Publishing and Copyright

UGA Press/Review Book Wins Pulitzer Prize for Poetry

Submitted by Camie on

On Monday, May 6, 2024, Columbia University announced the winners of the Pulitzer Prize across all categories. Tripas by Brandon Som, copublished by The Georgia Review and the University of Georgia Press, was selected as the Pulitzer Prize winner for poetry.

Released in March 2023, the poems in Tripas are built out of a multicultural, multigenerational childhood home, in which he celebrates his Chicana grandmother, who worked nights on the assembly line at Motorola, and his Chinese American father and grandparents, who ran the family corner store. Invested in the circuitry and circuitous routes of migration and labor, Som’s lyricism weaves together the narratives of his transnational communities, bringing to light what is overshadowed in the reckless transit of global capitalism and imagining a world otherwise.

AI Legal Expert to Present Workshop for UGA Researchers, Librarians

Submitted by Camie on

Modern research tools such as artificial intelligence and text and data mining can open up data in ways that researchers are only beginning to imagine. Yet the complex and intense legal landscape can be so daunting that some projects are stifled by concerns of copyright and restrictive terms of use.

On April 11, the UGA Libraries will host one of the nation’s top experts on the fair use of AI and text and data mining to help researchers and librarians understand how to avoid the pitfalls. The 90-minute workshop will be led by Dave Hansen, executive director of Authors Alliance and co-principal investigator of the Text and Data Mining: Demonstrating Fair Use Project, which is supported by the Mellon Foundation.

New UGA Libraries Agreements Expand Open Access Publishing Opportunities

Submitted by Camie on

New University of Georgia Libraries’ agreements have expanded free open access publishing opportunities for UGA researchers, now covering more than 3,000 titles from prominent academic journal publishers.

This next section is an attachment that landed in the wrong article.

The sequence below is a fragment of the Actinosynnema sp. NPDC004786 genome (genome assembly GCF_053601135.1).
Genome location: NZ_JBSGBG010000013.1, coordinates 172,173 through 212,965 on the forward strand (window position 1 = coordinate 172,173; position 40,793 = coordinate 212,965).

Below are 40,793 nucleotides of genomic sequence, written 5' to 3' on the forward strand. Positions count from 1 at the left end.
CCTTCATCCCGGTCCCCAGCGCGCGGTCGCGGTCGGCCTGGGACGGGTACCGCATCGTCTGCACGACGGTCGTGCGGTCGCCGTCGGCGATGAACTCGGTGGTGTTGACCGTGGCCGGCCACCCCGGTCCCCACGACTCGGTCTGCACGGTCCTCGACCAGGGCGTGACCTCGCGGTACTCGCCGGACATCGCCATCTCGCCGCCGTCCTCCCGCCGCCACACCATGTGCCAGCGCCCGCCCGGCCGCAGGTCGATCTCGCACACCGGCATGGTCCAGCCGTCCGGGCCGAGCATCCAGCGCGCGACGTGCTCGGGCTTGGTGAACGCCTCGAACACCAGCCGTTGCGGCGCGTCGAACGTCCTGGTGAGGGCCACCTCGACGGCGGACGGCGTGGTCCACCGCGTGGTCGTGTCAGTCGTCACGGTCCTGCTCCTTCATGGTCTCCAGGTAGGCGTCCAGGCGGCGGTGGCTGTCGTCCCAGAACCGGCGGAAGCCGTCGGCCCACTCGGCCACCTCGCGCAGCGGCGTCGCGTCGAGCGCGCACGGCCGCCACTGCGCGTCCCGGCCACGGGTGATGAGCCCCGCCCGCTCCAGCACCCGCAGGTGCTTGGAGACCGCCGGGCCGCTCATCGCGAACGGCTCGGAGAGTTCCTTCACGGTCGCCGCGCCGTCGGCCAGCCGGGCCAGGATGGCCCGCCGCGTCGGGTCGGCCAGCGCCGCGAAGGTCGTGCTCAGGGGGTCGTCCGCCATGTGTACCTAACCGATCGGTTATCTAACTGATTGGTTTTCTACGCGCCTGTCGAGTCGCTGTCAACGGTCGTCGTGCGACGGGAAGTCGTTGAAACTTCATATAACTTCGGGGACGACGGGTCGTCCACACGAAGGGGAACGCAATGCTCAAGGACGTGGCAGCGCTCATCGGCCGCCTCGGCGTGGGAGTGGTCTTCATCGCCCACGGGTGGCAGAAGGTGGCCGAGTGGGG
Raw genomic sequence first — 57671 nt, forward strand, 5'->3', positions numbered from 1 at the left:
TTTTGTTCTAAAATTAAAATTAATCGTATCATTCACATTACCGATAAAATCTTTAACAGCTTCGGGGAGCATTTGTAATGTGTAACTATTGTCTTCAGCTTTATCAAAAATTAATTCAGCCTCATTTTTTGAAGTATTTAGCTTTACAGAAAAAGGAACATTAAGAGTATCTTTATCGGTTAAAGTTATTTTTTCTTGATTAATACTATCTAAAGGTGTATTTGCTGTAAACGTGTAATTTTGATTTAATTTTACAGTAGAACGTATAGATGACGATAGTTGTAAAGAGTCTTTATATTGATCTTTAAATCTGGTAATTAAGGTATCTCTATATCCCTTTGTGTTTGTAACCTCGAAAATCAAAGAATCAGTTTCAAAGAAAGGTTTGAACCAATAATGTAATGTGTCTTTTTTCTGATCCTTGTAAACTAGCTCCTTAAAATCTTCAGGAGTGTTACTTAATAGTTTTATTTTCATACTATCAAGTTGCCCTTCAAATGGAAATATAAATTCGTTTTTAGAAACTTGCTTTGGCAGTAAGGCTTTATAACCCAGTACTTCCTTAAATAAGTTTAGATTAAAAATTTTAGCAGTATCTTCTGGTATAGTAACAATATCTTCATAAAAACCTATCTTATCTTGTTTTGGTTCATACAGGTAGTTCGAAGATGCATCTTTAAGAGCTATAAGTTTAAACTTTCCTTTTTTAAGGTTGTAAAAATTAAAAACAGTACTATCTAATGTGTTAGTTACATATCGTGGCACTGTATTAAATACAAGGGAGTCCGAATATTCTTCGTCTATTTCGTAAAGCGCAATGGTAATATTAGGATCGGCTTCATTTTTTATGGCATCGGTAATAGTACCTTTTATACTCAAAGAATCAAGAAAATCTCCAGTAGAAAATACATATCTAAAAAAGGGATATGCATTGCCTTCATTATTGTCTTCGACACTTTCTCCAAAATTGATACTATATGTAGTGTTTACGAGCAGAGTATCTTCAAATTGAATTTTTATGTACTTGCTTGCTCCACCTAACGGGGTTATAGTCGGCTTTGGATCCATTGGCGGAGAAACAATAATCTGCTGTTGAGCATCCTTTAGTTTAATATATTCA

Increasingly, researchers prefer open access options in order to expand the visibility, use, and impact of their work, and federal funding agencies require that grant-funded research be made openly available. UGA Libraries’ agreements with eight publishers cover the open access charges normally passed to researchers. These new arrangements are called “publish and read” agreements, as they address terms both for subscriptions to a publisher’s e-journals and support for open access. 

UGA Libraries Offer Help to Reach 2024 Resolutions

Submitted by Camie on

As UGA students and faculty set their 2024 New Year’s resolutions, we wanted to remind you that UGA Libraries have the resources and services to help you reach your academic goals. Through the Libraries, you can access tools to enhance your research, take your projects to the next level, and reach your next steps.

Here are a few examples of how we can help you achieve your 2024 resolutions:

  1. Get started early on research for my thesis or publication. 

UGA Librarian To Serve in National Leadership Roles

Submitted by Camie on

UGA Librarian To Serve in National Leadership Roles 

Deputy University Librarian Emily Gore will represent the University of Georgia on two national committees devoted to emerging research issues, including open access to data.

Gore, who oversees UGA Libraries’ efforts on collections, discovery, data and digital scholarship, was elected to the steering committee of SPARC, a consortium of 250 libraries and academic organizations in North America with affiliated coalitions throughout the globe that advocates for equitable and open systems for research and education. 

New Agreement Adds to UGA Libraries' Open Access Publishing Offerings

Submitted by deborah on

This Open Access Week, UGA Libraries proudly announces a new read and publish agreement with a major academic publisher, covering fees for faculty and students whose articles are published open access with the Association for Computing Machinery.

The deal is one of a growing number of transformative agreements for the University of Georgia Libraries that couples patron access to read academic journals with article processing fees required to publish research in an open access publication.

The addition of the Association for Computing Machinery, which publishes more than 50 peer-reviewed journals devoted to the fields of technology, artificial intelligence, and computing, brings the total number of open access publishing opportunities to more than 1,800.

“Open access publishing unlocks knowledge, and allows researchers to share their work with scholars around the globe,” said Camila Livio, scholarly communications librarian for UGA Libraries.